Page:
Universities 'can do more' to collaborate on research
Universities are not co-operating enough on joint research projects and are instead competing to attract and teach undergraduates, according to senior figures in higher education. Academics say the UAE has yet to develop a "research community" of institutions that share ideas and expertise on a regular basis.
However, with Dubai International Academic City set to expand and more overseas institutions moving to Abu Dhabi, officials are hopeful the co-operative research culture they say has eluded the country will develop. Dr Raed Awamleh, the recently appointed director of Middlesex University Dubai, said in Knowledge Village, where the university is based, that joint research initiatives had developed "below expectations".
"It has progressed but we can do more. [Research collaboration] has not developed as fast as it could." He said there had not been as many academic conferences that drew together academics from different universities as there might have been. "There have been some good quality ones, but it's been more for professional development and trade, rather than academic [subjects]." Middlesex University Dubai opened in 2005 as the first overseas branch of Middlesex University, a London-based institution.
It is one of several university branch campuses based in Knowledge Village, an academic free zone near Dubai Media City, which was launched in 2003 and also contains commercial companies operating in fields such as publishing, personnel and e-learning. Prof Jim Mienczakowski, the head of higher education at Abu Dhabi Education Council, said there was a lack of collaborative research projects, and even of research within institutions.
"Many of the private universities, especially with activities related to undergraduate qualifications, haven't got a specific research focus as institutions," he said. "They're concentrating on the business side of higher education rather than focusing on research, and they probably won't collaborate on research very easily. Their focus has not been on it and they're in competition." However, he said the leadership of Abu Dhabi emirate was "very committed" to developing a research culture that was beneficial economically and also enhanced the capital's international reputation. He said some universities, notably the UAE University, were already producing high-quality research.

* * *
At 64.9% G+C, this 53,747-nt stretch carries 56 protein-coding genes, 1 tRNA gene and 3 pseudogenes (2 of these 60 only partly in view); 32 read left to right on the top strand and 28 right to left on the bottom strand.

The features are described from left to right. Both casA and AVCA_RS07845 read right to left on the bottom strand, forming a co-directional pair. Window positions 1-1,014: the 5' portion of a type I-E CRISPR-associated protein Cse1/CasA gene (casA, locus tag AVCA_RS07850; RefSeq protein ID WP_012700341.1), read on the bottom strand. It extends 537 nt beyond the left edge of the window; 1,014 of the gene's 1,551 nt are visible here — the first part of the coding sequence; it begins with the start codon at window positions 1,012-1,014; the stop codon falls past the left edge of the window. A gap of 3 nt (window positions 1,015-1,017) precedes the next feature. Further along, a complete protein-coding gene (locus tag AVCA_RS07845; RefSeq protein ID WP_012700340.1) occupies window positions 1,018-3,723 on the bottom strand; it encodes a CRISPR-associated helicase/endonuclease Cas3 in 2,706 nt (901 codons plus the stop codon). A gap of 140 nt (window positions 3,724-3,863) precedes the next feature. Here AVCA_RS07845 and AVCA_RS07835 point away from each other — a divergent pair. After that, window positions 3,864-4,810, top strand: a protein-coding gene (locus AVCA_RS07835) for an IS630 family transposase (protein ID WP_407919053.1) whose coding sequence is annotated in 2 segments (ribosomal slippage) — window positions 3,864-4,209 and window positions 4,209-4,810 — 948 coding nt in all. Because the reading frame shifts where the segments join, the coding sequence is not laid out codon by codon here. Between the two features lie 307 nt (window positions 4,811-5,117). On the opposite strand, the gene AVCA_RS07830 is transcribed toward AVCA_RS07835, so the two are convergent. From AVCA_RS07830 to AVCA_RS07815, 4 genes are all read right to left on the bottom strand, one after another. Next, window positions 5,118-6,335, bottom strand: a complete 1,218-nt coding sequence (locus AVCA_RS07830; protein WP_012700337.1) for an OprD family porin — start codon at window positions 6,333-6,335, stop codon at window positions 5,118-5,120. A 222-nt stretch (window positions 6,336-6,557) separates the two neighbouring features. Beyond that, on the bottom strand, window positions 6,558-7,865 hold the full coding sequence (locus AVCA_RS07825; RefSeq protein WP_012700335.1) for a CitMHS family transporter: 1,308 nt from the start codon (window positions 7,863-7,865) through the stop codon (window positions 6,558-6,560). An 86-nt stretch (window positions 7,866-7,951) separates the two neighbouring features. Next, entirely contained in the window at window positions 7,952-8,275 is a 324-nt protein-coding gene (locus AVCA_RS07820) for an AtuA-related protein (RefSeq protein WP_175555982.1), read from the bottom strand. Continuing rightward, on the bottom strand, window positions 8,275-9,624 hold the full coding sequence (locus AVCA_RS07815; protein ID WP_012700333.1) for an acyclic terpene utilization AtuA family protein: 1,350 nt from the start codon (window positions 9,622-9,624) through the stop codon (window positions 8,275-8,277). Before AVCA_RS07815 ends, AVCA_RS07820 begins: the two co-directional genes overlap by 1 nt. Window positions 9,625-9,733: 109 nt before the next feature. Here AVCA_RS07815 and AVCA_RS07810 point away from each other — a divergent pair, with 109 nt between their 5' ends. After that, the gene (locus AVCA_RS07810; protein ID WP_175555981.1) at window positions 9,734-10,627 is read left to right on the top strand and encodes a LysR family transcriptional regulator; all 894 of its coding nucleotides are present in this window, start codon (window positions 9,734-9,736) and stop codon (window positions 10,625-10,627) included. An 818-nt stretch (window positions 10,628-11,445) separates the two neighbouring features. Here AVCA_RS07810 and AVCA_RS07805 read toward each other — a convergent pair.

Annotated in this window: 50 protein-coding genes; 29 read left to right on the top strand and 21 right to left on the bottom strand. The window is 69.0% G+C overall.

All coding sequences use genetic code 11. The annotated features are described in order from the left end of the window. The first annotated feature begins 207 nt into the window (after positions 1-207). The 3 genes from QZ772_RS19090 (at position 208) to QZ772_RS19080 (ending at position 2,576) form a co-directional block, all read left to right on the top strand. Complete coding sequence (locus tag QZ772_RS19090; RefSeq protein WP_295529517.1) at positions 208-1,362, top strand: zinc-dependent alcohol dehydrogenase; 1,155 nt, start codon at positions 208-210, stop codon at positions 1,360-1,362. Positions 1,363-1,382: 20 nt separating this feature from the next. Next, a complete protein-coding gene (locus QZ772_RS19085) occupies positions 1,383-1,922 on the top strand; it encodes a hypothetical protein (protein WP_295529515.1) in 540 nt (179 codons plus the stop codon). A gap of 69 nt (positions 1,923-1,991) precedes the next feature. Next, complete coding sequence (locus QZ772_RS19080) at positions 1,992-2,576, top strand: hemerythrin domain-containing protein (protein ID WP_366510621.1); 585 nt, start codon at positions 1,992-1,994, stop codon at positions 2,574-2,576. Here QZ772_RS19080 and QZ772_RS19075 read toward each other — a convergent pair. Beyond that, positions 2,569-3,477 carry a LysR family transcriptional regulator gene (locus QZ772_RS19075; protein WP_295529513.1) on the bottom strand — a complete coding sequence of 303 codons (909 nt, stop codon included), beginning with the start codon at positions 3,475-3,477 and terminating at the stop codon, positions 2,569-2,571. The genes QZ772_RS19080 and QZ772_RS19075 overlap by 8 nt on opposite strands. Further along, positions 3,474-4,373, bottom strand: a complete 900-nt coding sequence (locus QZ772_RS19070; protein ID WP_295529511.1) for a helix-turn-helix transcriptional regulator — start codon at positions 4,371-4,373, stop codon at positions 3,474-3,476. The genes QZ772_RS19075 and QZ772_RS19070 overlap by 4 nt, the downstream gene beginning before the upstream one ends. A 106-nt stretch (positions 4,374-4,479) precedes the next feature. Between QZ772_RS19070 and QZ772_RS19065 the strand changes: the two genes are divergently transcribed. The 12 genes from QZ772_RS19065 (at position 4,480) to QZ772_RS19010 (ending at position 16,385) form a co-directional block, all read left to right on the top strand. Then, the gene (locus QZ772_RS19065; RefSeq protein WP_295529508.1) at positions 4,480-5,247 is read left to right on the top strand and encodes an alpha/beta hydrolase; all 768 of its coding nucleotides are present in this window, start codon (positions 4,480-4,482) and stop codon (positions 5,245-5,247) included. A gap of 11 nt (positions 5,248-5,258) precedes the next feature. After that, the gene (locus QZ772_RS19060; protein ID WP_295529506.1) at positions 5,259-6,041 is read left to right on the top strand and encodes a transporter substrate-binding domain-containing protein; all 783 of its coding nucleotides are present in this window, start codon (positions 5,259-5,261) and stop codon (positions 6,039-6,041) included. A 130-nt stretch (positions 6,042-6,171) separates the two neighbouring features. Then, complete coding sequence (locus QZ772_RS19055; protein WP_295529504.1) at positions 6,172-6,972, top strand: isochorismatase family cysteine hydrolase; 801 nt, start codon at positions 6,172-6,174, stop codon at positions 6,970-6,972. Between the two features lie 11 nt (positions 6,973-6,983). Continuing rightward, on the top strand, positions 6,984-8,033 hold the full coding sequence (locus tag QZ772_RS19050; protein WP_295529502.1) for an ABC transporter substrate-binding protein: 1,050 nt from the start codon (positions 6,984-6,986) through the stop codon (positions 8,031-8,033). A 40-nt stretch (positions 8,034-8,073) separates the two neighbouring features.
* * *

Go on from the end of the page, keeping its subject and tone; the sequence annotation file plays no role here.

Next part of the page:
"It's about making the opportunities available and assisting them to take up the research challenge." He said the opening of branches of New York University, the Paris-Sorbonne and Masdar Institute of Science and Technology, all world-renowned institutions and all planning major research operations, was a major step forward. "The view of the leaders of this emirate is clear: to have the research required to give credibility to academic programmes and to enrich our cultural and economic capabilities."
The tertiary sector is also set to expand in Dubai, with much of the growth centred on Dubai International Academic City, described as the world's only higher-education free zone. Dr Awamleh said Middlesex University Dubai could move there, joining Michigan State University, which opens a branch there this year, and several other institutions. "With some universities in Academic City [and others in Knowledge Village], there are now two campuses, but as more universities arrive in Academic City, a critical mass [will develop] and I expect more co-operation and interaction," he said.
Prof Ashly Pinnington, the dean of the faculty of business at the British University in Dubai, which is based in Knowledge Village but is looking to move to Academic City, cautioned against the perception that universities were not co-operating on research. He said there was "informal interaction" between staff and students at Knowledge Village, even if this rarely extended to taking part in funded research.
"Academics and students [from different universities] do meet up and we have a range of workshops at BUiD and large numbers of guest lecturers on a range of subjects," he said. He agreed that Academic City was "the place of the future" in Dubai emirate, saying it would become "a much bigger hub". "It will be a bigger beacon in terms of higher education research." @Email:firstname.lastname@example.org
Published: July 28, 2008 04:00 AM